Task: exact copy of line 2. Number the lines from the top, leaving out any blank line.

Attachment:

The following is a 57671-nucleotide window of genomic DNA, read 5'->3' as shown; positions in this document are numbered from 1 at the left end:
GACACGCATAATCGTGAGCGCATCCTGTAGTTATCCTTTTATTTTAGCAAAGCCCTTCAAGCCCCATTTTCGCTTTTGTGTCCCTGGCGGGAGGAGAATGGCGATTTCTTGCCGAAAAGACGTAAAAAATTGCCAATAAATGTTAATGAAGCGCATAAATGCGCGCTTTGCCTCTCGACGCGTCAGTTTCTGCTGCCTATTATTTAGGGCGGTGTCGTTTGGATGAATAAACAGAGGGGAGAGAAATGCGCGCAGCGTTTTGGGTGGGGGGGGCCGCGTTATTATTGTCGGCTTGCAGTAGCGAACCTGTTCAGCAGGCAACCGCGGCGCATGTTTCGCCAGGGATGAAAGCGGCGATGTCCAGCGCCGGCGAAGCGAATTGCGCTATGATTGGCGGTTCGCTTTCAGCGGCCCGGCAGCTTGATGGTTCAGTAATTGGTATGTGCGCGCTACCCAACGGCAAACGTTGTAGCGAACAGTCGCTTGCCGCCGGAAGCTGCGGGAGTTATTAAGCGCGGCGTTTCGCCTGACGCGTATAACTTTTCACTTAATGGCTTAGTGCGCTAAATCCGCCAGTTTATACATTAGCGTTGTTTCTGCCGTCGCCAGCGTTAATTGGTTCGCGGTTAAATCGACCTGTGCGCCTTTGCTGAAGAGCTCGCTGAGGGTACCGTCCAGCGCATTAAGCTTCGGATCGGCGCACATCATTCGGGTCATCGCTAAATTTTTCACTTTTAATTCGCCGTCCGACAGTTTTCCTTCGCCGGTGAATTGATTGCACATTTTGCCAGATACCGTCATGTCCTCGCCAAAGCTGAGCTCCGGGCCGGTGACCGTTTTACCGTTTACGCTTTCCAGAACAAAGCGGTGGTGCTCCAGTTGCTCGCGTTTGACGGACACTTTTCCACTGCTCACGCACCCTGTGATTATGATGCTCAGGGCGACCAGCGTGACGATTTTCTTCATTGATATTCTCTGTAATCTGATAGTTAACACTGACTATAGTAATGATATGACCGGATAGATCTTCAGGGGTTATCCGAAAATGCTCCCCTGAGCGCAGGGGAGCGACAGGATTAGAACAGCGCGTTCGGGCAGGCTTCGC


GACACGCATAATCGTGAGCGCATCCTGTAGTTATCCTTTTATTTTAGCAAAGCCCTTCAAGCCCCATTTTCGCTTTTGTGTCCCTGGCGGGAGGAGAATGGCGATTTCTTGCCGAAAAGACGTAAAAAATTGCCAATAAATGTTAATGAAGCGCATAAATGCGCGCTTTGCCTCTCGACGCGTCAGTTTCTGCTGCCTATTATTTAGGGCGGTGTCGTTTGGATGAATAAACAGAGGGGAGAGAAATGCGCGCAGCGTTTTGGGTGGGGGGGGCCGCGTTATTATTGTCGGCTTGCAGTAGCGAACCTGTTCAGCAGGCAACCGCGGCGCATGTTTCGCCAGGGATGAAAGCGGCGATGTCCAGCGCCGGCGAAGCGAATTGCGCTATGATTGGCGGTTCGCTTTCAGCGGCCCGGCAGCTTGATGGTTCAGTAATTGGTATGTGCGCGCTACCCAACGGCAAACGTTGTAGCGAACAGTCGCTTGCCGCCGGAAGCTGCGGGAGTTATTAAGCGCGGCGTTTCGCCTGACGCGTATAACTTTTCACTTAATGGCTTAGTGCGCTAAATCCGCCAGTTTATACATTAGCGTTGTTTCTGCCGTCGCCAGCGTTAATTGGTTCGCGGTTAAATCGACCTGTGCGCCTTTGCTGAAGAGCTCGCTGAGGGTACCGTCCAGCGCATTAAGCTTCGGATCGGCGCACATCATTCGGGTCATCGCTAAATTTTTCACTTTTAATTCGCCGTCCGACAGTTTTCCTTCGCCGGTGAATTGATTGCACATTTTGCCAGATACCGTCATGTCCTCGCCAAAGCTGAGCTCCGGGCCGGTGACCGTTTTACCGTTTACGCTTTCCAGAACAAAGCGGTGGTGCTCCAGTTGCTCGCGTTTGACGGACACTTTTCCACTGCTCACGCACCCTGTGATTATGATGCTCAGGGCGACCAGCGTGACGATTTTCTTCATTGATATTCTCTGTAATCTGATAGTTAACACTGACTATAGTAATGATATGACCGGATAGATCTTCAGGGGTTATCCGAAAATGCTCCCCTGAGCGCAGGGGAGCGACAGGATTAGAACAGCGCGTTCGGGCAGGCTTCGC